Remember when you were a kid, on the first day back at school, you'd have to write "what I did on my summer vacation?"  I remember always thinking mine was boring.  I went to day camp, lugged a back pack up a steep hill, that seemed to never end, ate a gross lunch, and was afraid I'd get a tick.  Also, that I'd drown in the pool.  Looking back I realize how lucky I was to go to camp!  Now people ask me how my first summer without Mike is going.  Well, I made a commitment to do what we would have done together, take road trips, have fun.

At least once a day I get asked the dreaded question.  "How are you?"  Don't get me wrong, I love when people check up on me.  This question can come from someone who doesn't know my husband died, someone in business, that I haven't spoken to in a while, who hasn't heard, so, what to say?  My standard answer is "fine," and then deflect back to them, "how are you"?  Then there are the people that know.  "So, how are you doing?"  Now, it has a different inflection, kind of sad, or they're struggling because they feel bad and don't know what to say.  Then I usually make a joke, like, "well, my husbands dead, but my hairs clean, and my earrings match, so that's a win."  The truth is, it's just not an easy answer. 

Grief is not linear, there's no race to the finish line.  It's forever, so the object of the game is navigation.  It can hit you at any moment.  Sometimes someone will just say "sorry to hear about your husband", and I'll burst into tears.  Today, someone came into my office that didn't know.  He asked how I was, and I said "fine, how are you?"  Then (for reasons unknown) he went into a monologue about how fantastic he was because he's a runner, and he's so healthy, because he's a runner, and everything amazing, because he's a runner.  It was obnoxious.  And then, (much to my own surprise, because I'm usually not so blunt), this popped out of my mouth. "My husband was a runner, and now he's dead".  Yes, I actually said that.  I wasn't upset, I didn't start to cry, I just said it.  Obviously, I shocked the guy and I apologized, I didn't mean to put a damper on his running health.  I assured him that Mike didn't drop dead while running.  It was kind of funny. 

As we go through life we are bound to have grief at some point, one way or another.  The most important thing to remember, at least for me, is that grief is the price we pay for love.  No love, no grief.  A lot of love, a lot of grief.  I think it's worth it.  I saw an instagram post that described grief as absorption, adjustment and acceptance.  I think that's pretty accurate. 

So I stuck to my goal of summer fun and road trips, small ones, day trips, an overnight here and there.  Mike and I did that a lot, sometimes planned, sometimes spontaneous.  I feel like I'm doing it for both of us now.  My husband was an expert at having fun and he left me that legacy.  When I'm laughing I feel like I'm honoring him.  Important to note: grief and fun can coexist.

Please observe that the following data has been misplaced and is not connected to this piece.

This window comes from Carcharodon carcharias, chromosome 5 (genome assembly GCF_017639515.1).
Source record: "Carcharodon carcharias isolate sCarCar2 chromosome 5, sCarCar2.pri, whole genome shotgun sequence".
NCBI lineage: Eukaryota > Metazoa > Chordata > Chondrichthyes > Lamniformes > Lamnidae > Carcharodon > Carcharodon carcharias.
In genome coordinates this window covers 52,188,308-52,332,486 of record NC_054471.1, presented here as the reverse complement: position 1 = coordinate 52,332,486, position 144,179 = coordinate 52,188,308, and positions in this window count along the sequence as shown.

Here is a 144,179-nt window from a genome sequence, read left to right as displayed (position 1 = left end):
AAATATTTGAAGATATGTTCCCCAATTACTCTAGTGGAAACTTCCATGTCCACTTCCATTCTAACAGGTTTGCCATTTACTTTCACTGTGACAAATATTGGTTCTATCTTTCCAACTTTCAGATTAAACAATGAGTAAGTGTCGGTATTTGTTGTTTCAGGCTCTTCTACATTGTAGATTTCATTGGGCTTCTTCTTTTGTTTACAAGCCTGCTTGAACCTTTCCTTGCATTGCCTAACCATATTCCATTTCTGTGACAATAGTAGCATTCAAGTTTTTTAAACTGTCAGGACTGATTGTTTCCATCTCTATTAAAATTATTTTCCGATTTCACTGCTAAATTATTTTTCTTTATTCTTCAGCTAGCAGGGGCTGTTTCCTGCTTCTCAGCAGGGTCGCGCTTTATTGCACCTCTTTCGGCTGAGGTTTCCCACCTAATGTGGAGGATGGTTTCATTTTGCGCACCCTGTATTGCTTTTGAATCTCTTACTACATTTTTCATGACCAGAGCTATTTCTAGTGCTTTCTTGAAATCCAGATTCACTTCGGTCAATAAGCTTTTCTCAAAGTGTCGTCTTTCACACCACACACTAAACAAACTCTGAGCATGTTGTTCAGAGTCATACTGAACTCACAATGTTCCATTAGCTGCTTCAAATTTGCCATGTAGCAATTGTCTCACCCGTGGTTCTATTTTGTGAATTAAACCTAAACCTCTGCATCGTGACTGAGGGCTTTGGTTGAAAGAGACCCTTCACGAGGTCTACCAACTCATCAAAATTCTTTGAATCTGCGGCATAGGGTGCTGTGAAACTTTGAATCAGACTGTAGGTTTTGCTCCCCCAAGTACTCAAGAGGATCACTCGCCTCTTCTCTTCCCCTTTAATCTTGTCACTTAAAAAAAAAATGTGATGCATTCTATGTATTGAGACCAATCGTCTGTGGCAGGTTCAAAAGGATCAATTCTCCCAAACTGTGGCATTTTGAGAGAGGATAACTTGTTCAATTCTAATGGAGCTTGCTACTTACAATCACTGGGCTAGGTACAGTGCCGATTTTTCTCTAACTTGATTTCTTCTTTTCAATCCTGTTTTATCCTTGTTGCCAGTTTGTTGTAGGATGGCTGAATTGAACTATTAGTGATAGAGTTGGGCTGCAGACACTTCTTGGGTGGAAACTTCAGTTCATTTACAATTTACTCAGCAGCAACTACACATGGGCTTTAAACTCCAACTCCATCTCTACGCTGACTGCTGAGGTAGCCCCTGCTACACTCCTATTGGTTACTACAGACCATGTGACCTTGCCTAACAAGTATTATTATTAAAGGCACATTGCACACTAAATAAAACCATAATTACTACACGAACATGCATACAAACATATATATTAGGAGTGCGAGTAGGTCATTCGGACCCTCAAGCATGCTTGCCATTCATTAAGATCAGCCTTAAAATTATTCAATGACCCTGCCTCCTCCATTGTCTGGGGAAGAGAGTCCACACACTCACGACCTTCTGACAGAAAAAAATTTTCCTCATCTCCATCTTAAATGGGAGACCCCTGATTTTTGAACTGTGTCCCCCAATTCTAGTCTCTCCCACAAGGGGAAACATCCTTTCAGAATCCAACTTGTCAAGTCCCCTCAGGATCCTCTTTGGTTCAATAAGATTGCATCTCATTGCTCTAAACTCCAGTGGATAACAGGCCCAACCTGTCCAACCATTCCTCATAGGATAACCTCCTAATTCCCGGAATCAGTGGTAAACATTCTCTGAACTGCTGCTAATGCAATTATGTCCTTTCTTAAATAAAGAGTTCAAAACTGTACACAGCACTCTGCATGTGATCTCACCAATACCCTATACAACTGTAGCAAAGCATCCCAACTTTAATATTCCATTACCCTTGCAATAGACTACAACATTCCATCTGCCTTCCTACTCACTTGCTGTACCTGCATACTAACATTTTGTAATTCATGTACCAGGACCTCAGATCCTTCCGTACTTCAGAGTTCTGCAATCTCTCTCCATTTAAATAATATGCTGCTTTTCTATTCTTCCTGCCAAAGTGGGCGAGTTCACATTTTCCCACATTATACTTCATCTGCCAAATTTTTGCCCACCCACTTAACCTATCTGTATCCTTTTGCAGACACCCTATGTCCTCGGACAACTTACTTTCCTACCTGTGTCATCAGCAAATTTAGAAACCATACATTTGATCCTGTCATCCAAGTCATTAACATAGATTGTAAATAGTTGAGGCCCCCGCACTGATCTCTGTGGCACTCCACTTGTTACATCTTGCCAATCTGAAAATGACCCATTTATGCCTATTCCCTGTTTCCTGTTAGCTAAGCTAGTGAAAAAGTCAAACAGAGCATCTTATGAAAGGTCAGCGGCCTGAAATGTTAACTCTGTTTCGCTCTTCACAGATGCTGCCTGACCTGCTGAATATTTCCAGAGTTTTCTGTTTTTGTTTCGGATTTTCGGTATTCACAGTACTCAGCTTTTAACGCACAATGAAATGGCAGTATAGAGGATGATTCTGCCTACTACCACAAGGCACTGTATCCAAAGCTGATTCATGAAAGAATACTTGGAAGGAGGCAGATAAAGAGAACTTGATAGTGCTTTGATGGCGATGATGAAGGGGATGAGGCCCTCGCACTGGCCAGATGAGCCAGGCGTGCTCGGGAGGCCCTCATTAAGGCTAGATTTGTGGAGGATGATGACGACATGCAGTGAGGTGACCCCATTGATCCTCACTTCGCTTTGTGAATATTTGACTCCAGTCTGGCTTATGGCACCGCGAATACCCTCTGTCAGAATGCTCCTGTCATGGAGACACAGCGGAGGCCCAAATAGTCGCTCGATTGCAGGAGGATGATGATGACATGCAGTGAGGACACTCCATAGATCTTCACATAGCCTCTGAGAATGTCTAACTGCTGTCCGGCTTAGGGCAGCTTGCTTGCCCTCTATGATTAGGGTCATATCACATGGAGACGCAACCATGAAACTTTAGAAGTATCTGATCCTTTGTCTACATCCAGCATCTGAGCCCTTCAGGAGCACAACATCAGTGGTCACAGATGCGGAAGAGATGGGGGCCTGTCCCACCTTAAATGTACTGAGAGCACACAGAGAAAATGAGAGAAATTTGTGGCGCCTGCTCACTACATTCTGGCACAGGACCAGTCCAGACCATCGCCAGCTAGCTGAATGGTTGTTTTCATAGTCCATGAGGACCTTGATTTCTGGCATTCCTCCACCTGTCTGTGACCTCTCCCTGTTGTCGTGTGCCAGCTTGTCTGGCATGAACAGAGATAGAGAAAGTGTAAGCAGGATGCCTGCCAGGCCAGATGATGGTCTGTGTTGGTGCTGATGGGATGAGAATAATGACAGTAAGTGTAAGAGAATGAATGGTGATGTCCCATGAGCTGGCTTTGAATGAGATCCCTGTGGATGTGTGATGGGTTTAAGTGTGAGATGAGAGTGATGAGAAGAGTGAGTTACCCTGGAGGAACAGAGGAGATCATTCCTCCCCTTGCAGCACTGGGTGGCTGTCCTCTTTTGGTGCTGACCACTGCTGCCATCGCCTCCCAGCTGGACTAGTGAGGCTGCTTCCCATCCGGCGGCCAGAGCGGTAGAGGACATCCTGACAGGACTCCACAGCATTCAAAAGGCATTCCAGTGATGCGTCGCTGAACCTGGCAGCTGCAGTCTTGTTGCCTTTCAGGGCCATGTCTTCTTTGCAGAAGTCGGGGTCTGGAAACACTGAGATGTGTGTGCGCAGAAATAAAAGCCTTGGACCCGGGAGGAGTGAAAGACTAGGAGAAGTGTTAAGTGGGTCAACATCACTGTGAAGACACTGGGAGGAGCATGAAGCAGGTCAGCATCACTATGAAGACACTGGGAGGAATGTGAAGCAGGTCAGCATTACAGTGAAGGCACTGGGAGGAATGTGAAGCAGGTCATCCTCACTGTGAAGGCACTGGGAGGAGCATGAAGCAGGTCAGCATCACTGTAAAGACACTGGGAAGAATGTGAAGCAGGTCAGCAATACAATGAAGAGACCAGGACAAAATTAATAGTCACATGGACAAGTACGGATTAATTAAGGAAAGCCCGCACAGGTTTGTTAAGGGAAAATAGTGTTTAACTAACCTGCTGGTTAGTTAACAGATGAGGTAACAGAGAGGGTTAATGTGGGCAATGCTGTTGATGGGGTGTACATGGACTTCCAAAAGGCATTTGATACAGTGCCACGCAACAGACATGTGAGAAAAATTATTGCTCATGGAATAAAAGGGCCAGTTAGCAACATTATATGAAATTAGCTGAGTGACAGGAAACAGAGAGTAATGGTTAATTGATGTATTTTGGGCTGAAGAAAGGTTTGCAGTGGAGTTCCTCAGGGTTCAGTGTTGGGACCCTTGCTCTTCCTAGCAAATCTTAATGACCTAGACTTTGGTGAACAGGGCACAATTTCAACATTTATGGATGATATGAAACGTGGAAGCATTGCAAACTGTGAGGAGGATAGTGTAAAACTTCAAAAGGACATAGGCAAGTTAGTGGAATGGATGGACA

Aside from all the big intense feelings that come with the loss of a partner, I also miss the little things, the dumb minutia of everyday life around the house.  Think about what your partner does for you on a daily basis and if you haven't already, thank them!

For example;  Mike loved taking care of the pool.  He was like a mad scientist with his little chemical mixing set.  Before he switched to law he studied marine biology, so he appointed himself Mike Cousteau when it came to the pool.  OK, so I hired a pool guy, that was an easy one. 

But then there's my nemisis, THE TRASH.  For some reason, no matter how many reminders I set, or sticky notes I post, I cannot remember to put the trash out on Friday mornings.  So at 6:30 AM when I hear the (very noisy) trash trucks barreling up my hill, I leap out of bed and make a run for the door.  Yes, I'm that crazy neighbor, looking like Gladys Kravetz in my pj's racing to beat the trash truck.  Every freakn' Friday.  And now it seems like they actually slow down when approaching my driveway. I think they mock me, I'm the route entertainment.  And it's not just one trash bin, no it's three.  Don't know how it is where you live but we have one for regular trash, one for landscape trash and one for recycling trash.  I only have two hands!  And no, for all you smarties, I can't put them out the night before because then the coyotes, raccoons, and other critters will come and tip them over for a late night snack.  

Then there are the poor humming birds. Mike religiously made hummingbird nectar and filled the feeders as soon as they we're empty.  Now they're circling, and humming, "where the hell is that guy?" 

And oh, the fireplace, it's wood burning.  Mike loved getting free fire wood.  Anytime he'd see a neighbor had cut a tree down he'd be filling up the car.  He was like a kid in a candy store. We have the biggest wood pile in the neighborhood.  Lets' not forget this is Southern CA.  The logs I have aren't split.  I used one one night and it never went fully out, it smolderd inside and set off the CO2 detectors at 2 AM, that was fun.  So unless someone would like to stop by with an axe, I'll be using Duralogs from now on.

Summer adventures so far, have all been road trips not too far from home.  Ojai, Summerland, San Luis Obispo, Las Vegas, Solvang, Santa Barbara, my backyard, and our land in Joshua Tree, 2 empty acres of a few Joshua trees and many, many tumbleweeds.  I've managed to avoid Covid, and I haven't been on an airplane since, but stay tuned for bigger adventures to come.  Here's a few pictures of summer.  I love taking pictures, hope you enjoy them...

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